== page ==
Huge student loan shake-ups explained – including why you might still be paying back at 60

The student loan repayment period will be extended to 40 years for those starting their studies in September 2023 as part of a massive overhaul of the scheme for new graduates

Ministry of Education figures show that currently only 23% of students will repay their loan in full

Graduates could find themselves repaying their student loans in their 60s under reform plans to be launched next year.

Under current rules, students start repaying their loans when they start earning £27,295.

It then lasts 30 years, after which it is deregistered. The most recent figures from the Department for Education show this means that only 23% of students repay their loans in full.

However, under new measures, students starting university courses in 2023/24 will have to start paying back their loans once they have earned more than £25,000, the government has announced.

The repayment period will then be extended to 40 years, meaning a 21-year-old graduate could still repay their loan at age 61 or more – a time when many are approaching retirement age.

The government said this would mean a graduate earning £28,000 would pay back £17 a month.

But, under the reforms, graduates will repay 81p of each pound. Right now you only pay 59 pence for every pound you borrow.

The reforms would mean that more than half of students who take out a loan to start a full-time university course will pay off their debt in full, the government has said.


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Interest rates will also be reduced for new students so that their loan balance increases with the rate of inflation.

The government’s long-awaited response to Augar’s review of higher education funding also announced a “crackdown on shoddy university courses that do not benefit long-term graduates”.

And students who have failed to achieve Grade 4 GCSEs in maths and English, or two E grades at A level, would potentially be barred from accessing the loans.

A second consultation sets out plans to offer a lifetime loan entitlement for people to ‘flexibly retrain at any point in their lives’, worth the equivalent of £37,000, or four years of studies after 18 years.

The Department for Education said the changes would “rebalance the burden of student loans more equitably between student and taxpayer and ensure that in future graduates do not repay more than they borrowed in real terms”.

Meanwhile, tuition fees will be capped at £9,250 for a further two years, while student loan interest rates will not exceed the rate of inflation from 2023/24.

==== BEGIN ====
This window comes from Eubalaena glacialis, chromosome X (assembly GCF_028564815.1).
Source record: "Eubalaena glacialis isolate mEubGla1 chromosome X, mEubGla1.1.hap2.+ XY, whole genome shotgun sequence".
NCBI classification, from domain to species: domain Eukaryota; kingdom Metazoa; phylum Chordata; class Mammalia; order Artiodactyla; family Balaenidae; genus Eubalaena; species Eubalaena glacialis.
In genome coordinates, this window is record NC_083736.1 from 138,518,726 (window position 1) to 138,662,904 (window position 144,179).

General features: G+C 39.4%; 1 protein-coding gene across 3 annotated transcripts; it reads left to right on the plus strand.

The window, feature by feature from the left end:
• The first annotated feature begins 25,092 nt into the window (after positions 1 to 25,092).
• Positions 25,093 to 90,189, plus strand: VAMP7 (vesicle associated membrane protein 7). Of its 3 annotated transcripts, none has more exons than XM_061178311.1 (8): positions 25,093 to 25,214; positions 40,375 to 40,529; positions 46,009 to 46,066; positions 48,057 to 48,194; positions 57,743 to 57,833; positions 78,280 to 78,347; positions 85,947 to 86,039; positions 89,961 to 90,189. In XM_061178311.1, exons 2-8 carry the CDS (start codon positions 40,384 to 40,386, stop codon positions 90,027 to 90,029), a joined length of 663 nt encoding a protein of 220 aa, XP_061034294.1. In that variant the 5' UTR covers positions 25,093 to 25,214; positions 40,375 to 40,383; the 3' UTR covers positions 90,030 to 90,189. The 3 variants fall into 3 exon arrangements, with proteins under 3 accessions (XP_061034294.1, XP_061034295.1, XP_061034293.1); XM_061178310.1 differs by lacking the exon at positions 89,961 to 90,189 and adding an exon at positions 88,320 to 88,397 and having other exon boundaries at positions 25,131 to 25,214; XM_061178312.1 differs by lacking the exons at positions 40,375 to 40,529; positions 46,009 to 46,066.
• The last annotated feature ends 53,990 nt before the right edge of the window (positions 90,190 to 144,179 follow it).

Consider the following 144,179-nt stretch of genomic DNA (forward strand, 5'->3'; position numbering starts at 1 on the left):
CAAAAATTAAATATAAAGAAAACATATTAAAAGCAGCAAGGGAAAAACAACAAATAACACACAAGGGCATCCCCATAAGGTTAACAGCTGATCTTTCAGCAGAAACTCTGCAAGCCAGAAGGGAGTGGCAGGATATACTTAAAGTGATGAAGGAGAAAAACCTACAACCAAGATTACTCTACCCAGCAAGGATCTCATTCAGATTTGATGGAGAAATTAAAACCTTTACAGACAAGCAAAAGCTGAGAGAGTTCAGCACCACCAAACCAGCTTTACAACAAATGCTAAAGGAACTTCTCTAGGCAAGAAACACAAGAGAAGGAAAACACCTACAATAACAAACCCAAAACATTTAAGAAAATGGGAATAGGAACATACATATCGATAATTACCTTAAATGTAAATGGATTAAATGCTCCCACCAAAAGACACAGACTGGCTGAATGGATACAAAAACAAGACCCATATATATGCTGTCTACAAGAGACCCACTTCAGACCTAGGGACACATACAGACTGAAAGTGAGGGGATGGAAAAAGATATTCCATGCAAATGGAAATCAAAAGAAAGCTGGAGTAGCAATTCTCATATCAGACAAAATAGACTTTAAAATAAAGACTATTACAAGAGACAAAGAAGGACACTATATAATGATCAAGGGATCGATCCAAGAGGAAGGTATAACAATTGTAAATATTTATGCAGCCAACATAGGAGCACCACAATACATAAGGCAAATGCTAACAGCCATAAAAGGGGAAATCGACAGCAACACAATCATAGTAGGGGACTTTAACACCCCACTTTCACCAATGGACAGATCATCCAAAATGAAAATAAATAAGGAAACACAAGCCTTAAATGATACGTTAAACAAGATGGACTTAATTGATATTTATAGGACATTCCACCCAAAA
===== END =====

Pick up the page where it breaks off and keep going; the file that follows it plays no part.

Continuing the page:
The government said this meant a student starting a three-year course in 2023/24 could see their debts reduced by up to £11,500 by the time they were due to start paying back the loan.

It comes just weeks after Chancellor Rishi Sunak announced a student loan threshold freeze, meaning many graduates will pay tax on an extra £1,255 this year.

Higher and Further Education Minister Michelle Donelan said the consultation on minimum loan eligibility requirements had made it clear that this was not a “set” direction.

“But it’s something that I think it’s fair that we explore as an option. We used to have a two-E entry requirement into this country,” she said.

“We all know there are young people who get three Es every year who feel pressured and pressured to go to college before they’re ready, and I think that’s doing them a disservice,” added Mrs Donelan.

She said the requirements would have exemptions for mature students, and pupils who did not pass the GCSE in English or maths but then achieved the equivalent of three Cs at A level would also be exempt.







In 2021, 4,800 students entered higher education without a pass in English and GCSE maths
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Picture:

Getty)


In 2021, 4,800 students entered higher education without a pass in English and GCSE maths.

Ms Donelan said the changes were “absolutely not” aimed at getting fewer people to go to university.

“It’s not about pushing people towards or away from college – it’s about having a system designed to be tailored to the individual,” she said, adding that “the obsession” with goals or quotas for students had to stop.

“This is a government that is committed to real social mobility, and real social mobility isn’t about bringing someone to the front door, so it’s not about bringing a child to college and then do some work,” she said.

“It’s not a job done if they drop out after a year or if they then get that degree and it never leads them to a graduate job – that’s not a quality education and it’s not a job. is not a quality result.”

Ms Donelan said the £161billion debt on the student loans book in April 2021 was a “significant sum” and there needed to be “equity for the taxpayer as well as the graduate”.

Are the changes fair? Let us know your views in the comments section below.

Education Secretary Nadhim Zahawi said: “Our country’s world-class universities and colleges are key to improving opportunities by opening up access to a range of flexible, lifelong post-18 options. life to help people train, retrain and improve.

“These changes will create a fairer system for students and the taxpayer.”

Ms Donelan said: “We are providing a fairer system for students, graduates and taxpayers, and the sustainability of the student funding system.

“We are freezing tuition fees and reducing interest rates for new student borrowers, ensuring that under these terms no one pays back more than they have borrowed in real terms.”

Sir Philip Augar, Chair of Augar’s Higher Education Review, said: “The Skills Bill already before Parliament, the right to lifelong learning , student finance reforms and the refocusing of higher education provide a framework that is fair, sustainable and has the potential to drive the entire economy forward.”

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